Distributors – The Real Power in the Beer Industry

a beer distributor
a beer distributor

Back in the 1930s, shortly after prohibition was repealed, the States wanted to set up systems to control and tax alcohol. They successfully convinced the federal government to leave it all up to the States, so each state began to set up its own system. Most of them rely on a system whereby no one company can make the liquor, distribute it to stores/bars, and also sell it to the public. They split it up so that one company could brew it, and they had to pass it along to an independent company for distribution and then the distributors could deliver it to bars/stores who could then legally sell it to the public. This prevented alcohol monopolies and allowed the states to track and tax the alcohol at 3 different steps. Monopolies had been common before Prohibition. Beer companies would brew the beer and ship it to the bars they owned all over the region. It was easy for them to adjust the books so that it looked like they were making and selling less beer than they really were and, therefore, avoid paying some of the taxes.

For that reason, most states set up the current system whereby the brewer, the distributor, and the retail outlet could all be owned, licensed, and taxed separately. An unfortunate consequence of this is that the price got raised at each step as well.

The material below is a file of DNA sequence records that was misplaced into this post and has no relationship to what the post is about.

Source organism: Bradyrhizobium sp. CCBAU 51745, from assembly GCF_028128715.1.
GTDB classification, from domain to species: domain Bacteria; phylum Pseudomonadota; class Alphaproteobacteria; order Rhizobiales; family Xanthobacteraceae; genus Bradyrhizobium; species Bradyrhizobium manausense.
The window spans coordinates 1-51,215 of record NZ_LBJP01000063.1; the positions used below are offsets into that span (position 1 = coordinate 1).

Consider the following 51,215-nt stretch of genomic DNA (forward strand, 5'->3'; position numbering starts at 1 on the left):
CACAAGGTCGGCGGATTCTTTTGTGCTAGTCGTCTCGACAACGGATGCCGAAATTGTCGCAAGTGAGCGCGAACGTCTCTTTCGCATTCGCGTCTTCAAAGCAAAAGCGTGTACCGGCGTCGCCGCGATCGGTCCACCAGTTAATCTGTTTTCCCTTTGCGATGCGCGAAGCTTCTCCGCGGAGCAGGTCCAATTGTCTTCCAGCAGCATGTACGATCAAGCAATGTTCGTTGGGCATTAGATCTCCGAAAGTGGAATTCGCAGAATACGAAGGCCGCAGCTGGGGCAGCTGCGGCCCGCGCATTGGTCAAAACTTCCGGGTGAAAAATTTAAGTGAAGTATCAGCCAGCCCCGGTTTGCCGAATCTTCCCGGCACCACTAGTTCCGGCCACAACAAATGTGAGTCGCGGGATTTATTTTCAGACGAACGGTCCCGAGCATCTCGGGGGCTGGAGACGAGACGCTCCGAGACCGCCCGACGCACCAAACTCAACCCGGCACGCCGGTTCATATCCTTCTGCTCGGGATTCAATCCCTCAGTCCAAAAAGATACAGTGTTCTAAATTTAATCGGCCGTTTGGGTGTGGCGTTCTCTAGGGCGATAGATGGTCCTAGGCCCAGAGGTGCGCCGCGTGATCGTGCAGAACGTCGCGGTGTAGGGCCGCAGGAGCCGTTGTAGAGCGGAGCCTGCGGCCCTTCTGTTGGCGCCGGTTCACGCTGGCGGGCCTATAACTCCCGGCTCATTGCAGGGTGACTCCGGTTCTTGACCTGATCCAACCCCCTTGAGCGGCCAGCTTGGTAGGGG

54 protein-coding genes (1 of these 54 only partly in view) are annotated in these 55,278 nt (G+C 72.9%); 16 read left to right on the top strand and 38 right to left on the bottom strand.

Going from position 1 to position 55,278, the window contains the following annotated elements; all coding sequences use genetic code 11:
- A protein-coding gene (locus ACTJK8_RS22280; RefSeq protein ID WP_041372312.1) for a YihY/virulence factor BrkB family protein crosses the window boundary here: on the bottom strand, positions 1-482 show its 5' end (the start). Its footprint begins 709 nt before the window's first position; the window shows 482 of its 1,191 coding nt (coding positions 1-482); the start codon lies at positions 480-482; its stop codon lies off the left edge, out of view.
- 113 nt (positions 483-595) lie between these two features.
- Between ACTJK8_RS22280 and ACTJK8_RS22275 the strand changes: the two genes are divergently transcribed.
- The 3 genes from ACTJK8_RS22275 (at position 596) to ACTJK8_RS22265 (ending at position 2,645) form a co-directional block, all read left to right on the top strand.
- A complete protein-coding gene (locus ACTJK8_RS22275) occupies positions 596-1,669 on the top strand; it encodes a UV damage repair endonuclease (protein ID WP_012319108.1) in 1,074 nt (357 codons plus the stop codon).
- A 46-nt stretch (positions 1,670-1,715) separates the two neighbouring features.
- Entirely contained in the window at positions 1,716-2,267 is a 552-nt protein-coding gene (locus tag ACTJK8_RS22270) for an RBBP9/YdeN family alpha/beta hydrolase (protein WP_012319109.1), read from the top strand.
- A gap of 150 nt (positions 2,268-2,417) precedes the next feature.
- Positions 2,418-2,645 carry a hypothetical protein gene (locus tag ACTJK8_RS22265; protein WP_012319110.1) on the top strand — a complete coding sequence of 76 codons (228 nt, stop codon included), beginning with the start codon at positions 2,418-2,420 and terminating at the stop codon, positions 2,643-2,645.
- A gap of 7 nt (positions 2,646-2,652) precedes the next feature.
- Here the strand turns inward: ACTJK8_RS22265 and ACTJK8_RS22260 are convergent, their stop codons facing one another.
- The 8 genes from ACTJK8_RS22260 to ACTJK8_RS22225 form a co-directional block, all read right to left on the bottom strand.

In some states this presents a problem for brewpubs and micro-breweries who want to brew and sell directly to the public, cutting out the distributor middlemen. In some states that is still illegal, and in most states it’s a bigger problem when the micro-brewery wants to grow beyond a certain size. If a micro-brewer needs a distributor to sell 50 barrels of beer a year, the distributor has little incentive to bother with them. There’s just not enough profit for them to care about, much less promote the micro-brewer.

All that notwithstanding, distributors have had close to a century to build their political and financial strength. Many distributors have become vastly wealthy and incredibly powerful in their regions. They collectively donate millions of dollars to political campaigns and lobbyists, all in order to perpetuate their incredibly lucrative businesses.

Distributors are the guys who really control the beer/alcohol system. If you want to open a bar or liquor store, you must get your alcohol from one or more distributors. If they don’t like you or decide you aren’t worthy, they can refuse to do business with you, and you’re dead in the water. If you don’t pay them, they stop distributing to you, and you’re out of business. Most states make it illegal for a bar owner to simply go to the liquor store to buy alcohol and resell it to the customers at their bar.

Since the 1930s they have been building political clout, and can likely call up the governor and other state political elites in order to block or create new legislation as they see fit. On the state level, these guys have the most political clout. These are the guys who control the Beer Conspiracy in your neighborhood.

Need more proof: Grab a cold one and sit down with your internet-connected device and google the heck out of it. You’ll see!